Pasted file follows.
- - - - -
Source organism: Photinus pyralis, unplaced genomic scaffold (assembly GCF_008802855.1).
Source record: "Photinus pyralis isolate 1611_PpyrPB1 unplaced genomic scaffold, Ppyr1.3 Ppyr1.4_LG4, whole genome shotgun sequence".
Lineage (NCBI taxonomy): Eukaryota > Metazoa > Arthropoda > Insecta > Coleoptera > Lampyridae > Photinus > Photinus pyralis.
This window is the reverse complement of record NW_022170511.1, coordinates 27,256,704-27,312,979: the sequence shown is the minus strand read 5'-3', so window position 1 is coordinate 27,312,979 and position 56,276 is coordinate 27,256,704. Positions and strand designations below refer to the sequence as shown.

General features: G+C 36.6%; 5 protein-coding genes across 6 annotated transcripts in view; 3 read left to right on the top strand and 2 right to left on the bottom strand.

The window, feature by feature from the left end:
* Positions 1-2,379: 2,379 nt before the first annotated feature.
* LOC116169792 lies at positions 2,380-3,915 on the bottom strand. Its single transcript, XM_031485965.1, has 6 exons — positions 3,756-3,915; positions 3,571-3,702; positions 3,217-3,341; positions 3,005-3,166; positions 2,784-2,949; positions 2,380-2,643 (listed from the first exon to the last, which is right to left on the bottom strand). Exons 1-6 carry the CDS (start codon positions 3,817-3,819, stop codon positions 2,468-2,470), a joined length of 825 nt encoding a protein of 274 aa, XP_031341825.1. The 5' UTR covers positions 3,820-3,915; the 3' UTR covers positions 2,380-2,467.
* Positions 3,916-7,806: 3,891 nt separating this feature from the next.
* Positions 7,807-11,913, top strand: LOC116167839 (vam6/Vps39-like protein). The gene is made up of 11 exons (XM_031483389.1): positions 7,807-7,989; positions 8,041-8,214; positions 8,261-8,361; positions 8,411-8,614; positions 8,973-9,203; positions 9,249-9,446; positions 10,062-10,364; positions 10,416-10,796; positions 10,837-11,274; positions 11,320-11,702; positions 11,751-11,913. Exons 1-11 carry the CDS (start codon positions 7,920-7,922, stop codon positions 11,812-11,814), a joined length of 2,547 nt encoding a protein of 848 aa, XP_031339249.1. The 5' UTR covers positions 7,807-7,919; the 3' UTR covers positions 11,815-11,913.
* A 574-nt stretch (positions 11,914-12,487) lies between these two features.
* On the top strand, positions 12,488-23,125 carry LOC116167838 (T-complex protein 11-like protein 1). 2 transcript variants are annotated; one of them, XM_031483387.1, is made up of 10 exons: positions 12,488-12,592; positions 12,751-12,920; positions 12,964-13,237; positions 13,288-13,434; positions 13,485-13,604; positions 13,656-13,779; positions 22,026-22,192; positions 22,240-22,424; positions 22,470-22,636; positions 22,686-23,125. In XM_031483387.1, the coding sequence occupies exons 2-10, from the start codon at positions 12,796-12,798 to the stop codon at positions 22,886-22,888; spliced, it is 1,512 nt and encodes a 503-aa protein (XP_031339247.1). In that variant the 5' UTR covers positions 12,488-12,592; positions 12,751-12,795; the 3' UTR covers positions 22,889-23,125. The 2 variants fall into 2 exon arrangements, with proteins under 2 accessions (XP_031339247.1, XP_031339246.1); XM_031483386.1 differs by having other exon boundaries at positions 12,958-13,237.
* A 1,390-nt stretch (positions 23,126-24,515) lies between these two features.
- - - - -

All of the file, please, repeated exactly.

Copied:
Source organism: Photinus pyralis, unplaced genomic scaffold (assembly GCF_008802855.1).
Source record: "Photinus pyralis isolate 1611_PpyrPB1 unplaced genomic scaffold, Ppyr1.3 Ppyr1.4_LG4, whole genome shotgun sequence".
Lineage (NCBI taxonomy): Eukaryota > Metazoa > Arthropoda > Insecta > Coleoptera > Lampyridae > Photinus > Photinus pyralis.
This window is the reverse complement of record NW_022170511.1, coordinates 27,256,704-27,312,979: the sequence shown is the minus strand read 5'-3', so window position 1 is coordinate 27,312,979 and position 56,276 is coordinate 27,256,704. Positions and strand designations below refer to the sequence as shown.

General features: G+C 36.6%; 5 protein-coding genes across 6 annotated transcripts in view; 3 read left to right on the top strand and 2 right to left on the bottom strand.

The window, feature by feature from the left end:
* Positions 1-2,379: 2,379 nt before the first annotated feature.
* LOC116169792 lies at positions 2,380-3,915 on the bottom strand. Its single transcript, XM_031485965.1, has 6 exons — positions 3,756-3,915; positions 3,571-3,702; positions 3,217-3,341; positions 3,005-3,166; positions 2,784-2,949; positions 2,380-2,643 (listed from the first exon to the last, which is right to left on the bottom strand). Exons 1-6 carry the CDS (start codon positions 3,817-3,819, stop codon positions 2,468-2,470), a joined length of 825 nt encoding a protein of 274 aa, XP_031341825.1. The 5' UTR covers positions 3,820-3,915; the 3' UTR covers positions 2,380-2,467.
* Positions 3,916-7,806: 3,891 nt separating this feature from the next.
* Positions 7,807-11,913, top strand: LOC116167839 (vam6/Vps39-like protein). The gene is made up of 11 exons (XM_031483389.1): positions 7,807-7,989; positions 8,041-8,214; positions 8,261-8,361; positions 8,411-8,614; positions 8,973-9,203; positions 9,249-9,446; positions 10,062-10,364; positions 10,416-10,796; positions 10,837-11,274; positions 11,320-11,702; positions 11,751-11,913. Exons 1-11 carry the CDS (start codon positions 7,920-7,922, stop codon positions 11,812-11,814), a joined length of 2,547 nt encoding a protein of 848 aa, XP_031339249.1. The 5' UTR covers positions 7,807-7,919; the 3' UTR covers positions 11,815-11,913.
* A 574-nt stretch (positions 11,914-12,487) lies between these two features.
* On the top strand, positions 12,488-23,125 carry LOC116167838 (T-complex protein 11-like protein 1). 2 transcript variants are annotated; one of them, XM_031483387.1, is made up of 10 exons: positions 12,488-12,592; positions 12,751-12,920; positions 12,964-13,237; positions 13,288-13,434; positions 13,485-13,604; positions 13,656-13,779; positions 22,026-22,192; positions 22,240-22,424; positions 22,470-22,636; positions 22,686-23,125. In XM_031483387.1, the coding sequence occupies exons 2-10, from the start codon at positions 12,796-12,798 to the stop codon at positions 22,886-22,888; spliced, it is 1,512 nt and encodes a 503-aa protein (XP_031339247.1). In that variant the 5' UTR covers positions 12,488-12,592; positions 12,751-12,795; the 3' UTR covers positions 22,889-23,125. The 2 variants fall into 2 exon arrangements, with proteins under 2 accessions (XP_031339247.1, XP_031339246.1); XM_031483386.1 differs by having other exon boundaries at positions 12,958-13,237.
* A 1,390-nt stretch (positions 23,126-24,515) lies between these two features.